November 11-17, 2011

By Dr Robert Goldman

Longevity News and Review provides readers with the latest information in breakthroughs pertaining to the extension of the healthy human lifespan. These news summaries are compiled by the American Academy of Anti-Aging Medicine (A4M;, a non-profit medical society composed of 24,000 physician and scientist members from 110 nations, united in a mission to advance biomedical technologies to detect, prevent and treat aging related disease and to promote research into methods to retard and optimise the human aging process. Dr Robert Goldman, M.D., Ph.D., D.O., FAASP, A4M Chairman, and Dr Ronald Klatz, M.D., D.O., A4M President, physician co-founders of the anti-aging medical movement, distil these headlines and provide their commentary.

Dietary Habits May Help to Prevent Alzheimer’s  
The most common form of dementia among the aging population, Alzheimer’s Disease may be beneficially impacted by dietary habits. Fiorella Biasi, from University of Turin, and colleagues authored a review of studies regarding the influence of dietary habits on the onset and progression of Alzheimer’s Disease. The team reports that changes in the metabolism of lipids, with the accumulation of oxidized derivatives, may contribute to the onset and progression of Alzheimer’s. Specifically, the researchers take note of a critical balance between omega-3 and omega-6 fatty acids, and cholesterol, as a key contributor to the onset of Alzheimer’s, because these nutrients are essential for brain homeostasis. As well, the team notes that several studies indicate the consumption of flavonoids, a type of antioxidant vitamin, corresponds to a lower incidence of Alzheimer’s. The authors conclude that:  “The use of a diet with an appropriate [omega-3 to omega-6 fatty acids] ratio, rich in healthy oils, fish and antioxidants, such as flavonoids, but low in cholesterol-containing foods, can be a beneficial component in the clinical strategies of prevention of [Alzheimer’s Disease].”

Dr Klatz observes: Concluding that a diet rich in omega-3 and omega-6 fatty acids, as well as antioxidant vitamins, may beneficially impact the onset of Alzheimer’s Disease, these researchers submit key evidence supporting the notion that dietary interventions that may help to delay dementia.

Exercise & Healthy Fats Boosts Bone Health      
Studies have suggested that dietary fats and physical activity influence bone health. B. Tartibian, from Urmia University in Iran, and colleagues enrolled 79 healthy post-menopausal women, assigning them to one of four groups: group 1 was the control (no supplements or exercise); group 2 engaged in aerobic exercise (walking and jogging, achieving up to 65 percent of maximum heart rate); group 3 received a daily supplement of 1000 mg omega-3 (as 180 mg EPA/120 mg DHA); and group 4 received both the supplement and engaged in aerobic activity. After 24 weeks, the team found that the combined omega-3/exercise group displayed bone mineral density (BMD) increases of 15 percent in the lower back, and 19 percent in the thigh bone at the hip. As well, inflammatory markers among the combined omega-3/exercise group improved: levels of interleukin-6 (IL-6) were reduced by 40 percent, and tumour necrosis factor (TNF) decreased by 80 percent. The study authors submit that: “The present study demonstrates that long-term aerobic exercise training plus [omega-3] supplementation have a synergistic effect in attenuating inflammation and augmenting [bone mineral density] in post-menopausal osteoporosis.”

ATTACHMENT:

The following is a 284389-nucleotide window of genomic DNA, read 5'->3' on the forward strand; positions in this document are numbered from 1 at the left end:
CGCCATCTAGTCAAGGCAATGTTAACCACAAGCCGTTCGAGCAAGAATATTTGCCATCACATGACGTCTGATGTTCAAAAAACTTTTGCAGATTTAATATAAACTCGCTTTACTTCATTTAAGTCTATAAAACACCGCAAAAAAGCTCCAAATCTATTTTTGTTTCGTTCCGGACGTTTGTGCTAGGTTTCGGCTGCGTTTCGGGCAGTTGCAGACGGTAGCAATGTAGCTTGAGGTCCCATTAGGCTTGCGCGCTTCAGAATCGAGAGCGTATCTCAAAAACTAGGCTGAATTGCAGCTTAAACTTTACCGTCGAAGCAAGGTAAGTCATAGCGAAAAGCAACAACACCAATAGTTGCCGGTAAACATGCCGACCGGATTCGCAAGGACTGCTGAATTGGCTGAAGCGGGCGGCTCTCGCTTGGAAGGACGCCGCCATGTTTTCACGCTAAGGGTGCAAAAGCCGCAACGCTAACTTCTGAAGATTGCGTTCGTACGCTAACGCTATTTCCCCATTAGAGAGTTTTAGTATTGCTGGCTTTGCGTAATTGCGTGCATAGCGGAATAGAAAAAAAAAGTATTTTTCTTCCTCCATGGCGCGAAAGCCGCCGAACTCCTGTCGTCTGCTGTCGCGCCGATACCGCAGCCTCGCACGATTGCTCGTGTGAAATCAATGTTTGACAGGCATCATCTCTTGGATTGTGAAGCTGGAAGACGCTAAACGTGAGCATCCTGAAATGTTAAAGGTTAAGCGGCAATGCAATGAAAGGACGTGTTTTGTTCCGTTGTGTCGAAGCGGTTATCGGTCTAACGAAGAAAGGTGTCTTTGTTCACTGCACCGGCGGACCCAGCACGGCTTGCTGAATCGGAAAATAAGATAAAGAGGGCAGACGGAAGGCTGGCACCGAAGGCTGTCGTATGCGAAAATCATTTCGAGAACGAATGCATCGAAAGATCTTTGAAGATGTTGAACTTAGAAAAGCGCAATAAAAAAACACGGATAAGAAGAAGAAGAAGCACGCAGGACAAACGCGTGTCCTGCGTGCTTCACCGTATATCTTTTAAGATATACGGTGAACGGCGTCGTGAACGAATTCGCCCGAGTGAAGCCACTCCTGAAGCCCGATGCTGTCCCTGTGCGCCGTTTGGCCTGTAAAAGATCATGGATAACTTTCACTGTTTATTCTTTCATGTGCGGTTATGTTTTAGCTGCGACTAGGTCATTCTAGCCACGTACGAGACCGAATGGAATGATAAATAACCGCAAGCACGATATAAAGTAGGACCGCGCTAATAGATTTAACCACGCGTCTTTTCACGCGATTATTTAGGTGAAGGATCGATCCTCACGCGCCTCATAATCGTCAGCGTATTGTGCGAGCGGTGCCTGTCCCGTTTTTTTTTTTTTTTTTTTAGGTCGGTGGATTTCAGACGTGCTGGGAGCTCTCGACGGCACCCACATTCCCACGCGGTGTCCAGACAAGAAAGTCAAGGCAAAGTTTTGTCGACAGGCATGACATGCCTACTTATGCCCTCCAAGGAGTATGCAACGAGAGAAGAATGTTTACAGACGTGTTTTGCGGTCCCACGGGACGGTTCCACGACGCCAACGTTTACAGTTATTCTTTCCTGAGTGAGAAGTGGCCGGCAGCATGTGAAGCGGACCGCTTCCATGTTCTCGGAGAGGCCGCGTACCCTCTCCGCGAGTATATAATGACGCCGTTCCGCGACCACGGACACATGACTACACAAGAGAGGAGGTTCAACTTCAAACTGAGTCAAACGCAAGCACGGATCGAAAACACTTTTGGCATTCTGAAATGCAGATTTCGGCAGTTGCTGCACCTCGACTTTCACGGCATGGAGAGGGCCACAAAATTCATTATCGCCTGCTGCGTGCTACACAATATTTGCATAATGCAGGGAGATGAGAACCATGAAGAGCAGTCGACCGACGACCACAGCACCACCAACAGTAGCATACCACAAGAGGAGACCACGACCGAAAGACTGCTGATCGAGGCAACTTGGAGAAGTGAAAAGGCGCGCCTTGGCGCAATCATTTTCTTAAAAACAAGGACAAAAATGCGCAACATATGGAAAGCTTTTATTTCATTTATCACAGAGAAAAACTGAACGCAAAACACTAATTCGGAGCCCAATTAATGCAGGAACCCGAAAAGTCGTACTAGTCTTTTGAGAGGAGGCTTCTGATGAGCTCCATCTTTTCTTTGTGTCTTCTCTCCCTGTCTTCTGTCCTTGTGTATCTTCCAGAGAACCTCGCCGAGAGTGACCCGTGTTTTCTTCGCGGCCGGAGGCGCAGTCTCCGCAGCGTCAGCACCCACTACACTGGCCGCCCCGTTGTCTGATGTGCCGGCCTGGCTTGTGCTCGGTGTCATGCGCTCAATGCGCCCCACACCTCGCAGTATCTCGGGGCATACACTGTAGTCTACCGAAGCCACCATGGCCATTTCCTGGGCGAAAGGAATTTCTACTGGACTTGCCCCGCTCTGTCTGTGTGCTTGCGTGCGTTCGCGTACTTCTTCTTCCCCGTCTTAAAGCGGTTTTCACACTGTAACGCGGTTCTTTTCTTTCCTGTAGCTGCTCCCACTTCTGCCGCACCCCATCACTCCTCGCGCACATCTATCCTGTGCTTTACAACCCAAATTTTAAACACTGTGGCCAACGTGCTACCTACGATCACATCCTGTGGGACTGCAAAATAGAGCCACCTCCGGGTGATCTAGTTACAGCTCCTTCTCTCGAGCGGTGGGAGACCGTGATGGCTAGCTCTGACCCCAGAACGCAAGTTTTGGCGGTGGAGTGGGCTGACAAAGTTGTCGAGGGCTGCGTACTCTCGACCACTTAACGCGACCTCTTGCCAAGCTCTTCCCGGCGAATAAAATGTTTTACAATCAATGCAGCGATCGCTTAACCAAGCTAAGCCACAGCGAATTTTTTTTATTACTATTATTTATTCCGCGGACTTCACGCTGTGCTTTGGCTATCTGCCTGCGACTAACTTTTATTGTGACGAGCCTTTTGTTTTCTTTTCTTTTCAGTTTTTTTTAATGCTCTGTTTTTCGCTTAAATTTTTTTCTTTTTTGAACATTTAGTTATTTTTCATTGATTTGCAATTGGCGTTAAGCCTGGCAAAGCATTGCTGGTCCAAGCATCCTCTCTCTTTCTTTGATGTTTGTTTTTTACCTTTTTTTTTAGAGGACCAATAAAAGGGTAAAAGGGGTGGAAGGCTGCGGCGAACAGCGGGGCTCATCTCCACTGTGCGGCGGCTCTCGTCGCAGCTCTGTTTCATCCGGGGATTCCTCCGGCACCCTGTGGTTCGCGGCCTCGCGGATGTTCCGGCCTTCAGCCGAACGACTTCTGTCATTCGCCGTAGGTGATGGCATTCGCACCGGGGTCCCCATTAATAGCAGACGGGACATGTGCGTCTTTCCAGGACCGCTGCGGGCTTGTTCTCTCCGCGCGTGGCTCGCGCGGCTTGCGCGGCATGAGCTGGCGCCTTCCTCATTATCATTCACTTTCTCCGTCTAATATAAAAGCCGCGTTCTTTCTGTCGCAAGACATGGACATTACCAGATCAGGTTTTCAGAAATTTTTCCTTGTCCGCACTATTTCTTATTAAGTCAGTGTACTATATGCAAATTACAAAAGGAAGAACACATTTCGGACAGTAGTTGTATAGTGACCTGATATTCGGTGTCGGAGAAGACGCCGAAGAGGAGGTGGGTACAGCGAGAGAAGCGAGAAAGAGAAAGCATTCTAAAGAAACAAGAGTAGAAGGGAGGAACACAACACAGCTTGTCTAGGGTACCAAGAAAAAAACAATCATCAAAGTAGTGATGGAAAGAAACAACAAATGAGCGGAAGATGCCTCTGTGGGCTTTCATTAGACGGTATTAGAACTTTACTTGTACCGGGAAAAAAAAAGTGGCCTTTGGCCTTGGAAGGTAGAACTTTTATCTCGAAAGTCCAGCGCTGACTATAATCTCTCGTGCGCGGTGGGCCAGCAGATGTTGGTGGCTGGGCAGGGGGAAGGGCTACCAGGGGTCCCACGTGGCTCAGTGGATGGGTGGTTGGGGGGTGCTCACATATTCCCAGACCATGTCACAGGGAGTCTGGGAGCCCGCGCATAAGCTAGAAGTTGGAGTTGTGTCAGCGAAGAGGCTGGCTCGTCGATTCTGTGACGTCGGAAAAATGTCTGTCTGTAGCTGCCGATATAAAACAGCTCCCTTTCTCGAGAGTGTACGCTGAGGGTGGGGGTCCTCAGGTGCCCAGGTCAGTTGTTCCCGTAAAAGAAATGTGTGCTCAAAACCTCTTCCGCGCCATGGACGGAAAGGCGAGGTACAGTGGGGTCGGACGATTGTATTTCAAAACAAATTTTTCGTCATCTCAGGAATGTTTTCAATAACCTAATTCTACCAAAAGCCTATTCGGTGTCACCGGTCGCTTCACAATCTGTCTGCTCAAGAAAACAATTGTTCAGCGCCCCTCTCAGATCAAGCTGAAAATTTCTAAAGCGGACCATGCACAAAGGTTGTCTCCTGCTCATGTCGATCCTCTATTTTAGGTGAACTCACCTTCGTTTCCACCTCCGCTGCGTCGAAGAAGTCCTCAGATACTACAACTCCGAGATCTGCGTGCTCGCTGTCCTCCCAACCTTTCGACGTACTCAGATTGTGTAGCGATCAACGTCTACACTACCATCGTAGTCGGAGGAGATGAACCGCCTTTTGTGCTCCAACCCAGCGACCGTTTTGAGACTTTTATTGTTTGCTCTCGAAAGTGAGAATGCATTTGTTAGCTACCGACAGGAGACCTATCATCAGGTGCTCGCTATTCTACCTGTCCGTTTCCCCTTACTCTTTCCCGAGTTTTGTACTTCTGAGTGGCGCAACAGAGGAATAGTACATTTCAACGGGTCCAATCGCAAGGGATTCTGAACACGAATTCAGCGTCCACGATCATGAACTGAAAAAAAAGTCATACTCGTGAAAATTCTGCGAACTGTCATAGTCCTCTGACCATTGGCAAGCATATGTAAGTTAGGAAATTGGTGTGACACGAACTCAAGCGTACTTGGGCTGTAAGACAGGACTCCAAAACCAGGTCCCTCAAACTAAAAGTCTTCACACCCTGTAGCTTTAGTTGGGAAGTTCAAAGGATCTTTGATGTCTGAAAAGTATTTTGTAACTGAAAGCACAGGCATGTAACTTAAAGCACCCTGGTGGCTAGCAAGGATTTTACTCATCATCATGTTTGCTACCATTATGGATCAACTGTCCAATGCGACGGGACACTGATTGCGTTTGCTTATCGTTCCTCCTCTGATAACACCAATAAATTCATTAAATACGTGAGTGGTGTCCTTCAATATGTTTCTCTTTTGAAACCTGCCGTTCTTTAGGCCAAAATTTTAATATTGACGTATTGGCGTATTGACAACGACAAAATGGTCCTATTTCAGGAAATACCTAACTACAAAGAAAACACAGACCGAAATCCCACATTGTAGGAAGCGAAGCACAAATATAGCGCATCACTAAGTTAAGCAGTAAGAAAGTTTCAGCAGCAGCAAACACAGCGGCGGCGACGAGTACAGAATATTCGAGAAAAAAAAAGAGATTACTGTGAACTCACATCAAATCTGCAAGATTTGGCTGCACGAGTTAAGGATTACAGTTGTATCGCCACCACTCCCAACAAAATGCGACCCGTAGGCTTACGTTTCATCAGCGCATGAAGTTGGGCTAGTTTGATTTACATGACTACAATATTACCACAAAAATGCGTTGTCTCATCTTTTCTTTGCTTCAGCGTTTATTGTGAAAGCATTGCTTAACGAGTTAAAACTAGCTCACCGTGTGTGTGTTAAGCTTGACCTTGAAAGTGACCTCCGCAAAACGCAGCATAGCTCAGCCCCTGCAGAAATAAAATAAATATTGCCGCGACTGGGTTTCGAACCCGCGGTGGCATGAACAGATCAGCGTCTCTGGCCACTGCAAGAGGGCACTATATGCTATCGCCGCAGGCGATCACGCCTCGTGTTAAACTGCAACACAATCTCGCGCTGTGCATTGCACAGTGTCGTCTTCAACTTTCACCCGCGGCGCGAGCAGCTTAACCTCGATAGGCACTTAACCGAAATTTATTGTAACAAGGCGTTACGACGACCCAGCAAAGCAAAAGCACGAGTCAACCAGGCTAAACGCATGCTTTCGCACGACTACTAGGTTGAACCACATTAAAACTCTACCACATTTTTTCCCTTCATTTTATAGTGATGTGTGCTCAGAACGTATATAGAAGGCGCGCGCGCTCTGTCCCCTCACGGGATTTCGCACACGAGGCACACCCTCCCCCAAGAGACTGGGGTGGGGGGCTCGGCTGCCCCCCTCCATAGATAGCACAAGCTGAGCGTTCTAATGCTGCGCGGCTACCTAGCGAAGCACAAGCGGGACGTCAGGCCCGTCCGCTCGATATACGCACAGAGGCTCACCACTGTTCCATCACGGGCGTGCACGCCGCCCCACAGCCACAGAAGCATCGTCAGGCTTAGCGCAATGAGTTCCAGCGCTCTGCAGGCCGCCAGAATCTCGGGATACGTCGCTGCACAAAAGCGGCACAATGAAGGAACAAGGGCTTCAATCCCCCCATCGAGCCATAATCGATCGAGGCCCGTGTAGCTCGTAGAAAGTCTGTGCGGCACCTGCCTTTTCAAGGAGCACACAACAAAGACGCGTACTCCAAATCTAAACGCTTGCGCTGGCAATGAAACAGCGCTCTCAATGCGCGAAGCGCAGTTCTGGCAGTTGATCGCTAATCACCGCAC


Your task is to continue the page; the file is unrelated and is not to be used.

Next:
Remarks Dr Goldman: Finding that postmenopausal women who engage in aerobic exercise and consume of omega-3 fatty acids have improved bone mineral density (BMD), this team submits an effective approach to bone health that is accessible and easy to implement.

Ginger May Reduce Colon Cancer Risks      
Previously, a number of studies have demonstrated ginger’s potential as an anti-inflammatory agent. Suzanna M. Zick, from the University of Michigan Medical Center, completed a study involving 30 men and women, who consumed either a supplement containing 2 g of ginger extract (equivalent to 20 g of raw ginger root), or a placebo, daily for 28 days. The researchers found that certain markers of inflammation, known as eicosonoids, were reduced by 28 percent among the subjects who consumed the ginger supplement. The team reports that: “Ginger has the potential to decrease eicosanoid levels … [and] also seemed to be tolerable and safe.”

Comments Dr Klatz: By reducing inflammation, ginger may help to reduce the risk of developing colorectal cancer. This is an important discovery that furthers the evidence suggesting a functional health role for this food.

Anti-aging medicine is the fastest-growing medical specialty throughout the world and is founded on the application of advanced scientific and medical technologies for the early detection, prevention, treatment, and reversal of age-related dysfunction, disorders, and diseases. It is a healthcare model promoting innovative science and research to prolong the healthy lifespan in humans. As such, anti-aging medicine is based on solid scientific principles of responsible medical care that are consistent with those applied in other preventive health specialties. The goal of anti-aging medicine is not to merely prolong the total years of an individual’s life, but to ensure that those years are enjoyed in a productive and vital fashion.
Visit the A4M’s World Health Network website, at, to learn more about the A4M and its educational endeavours and to sign-up for your free subscription to Longevity Magazine™ e-Journal.

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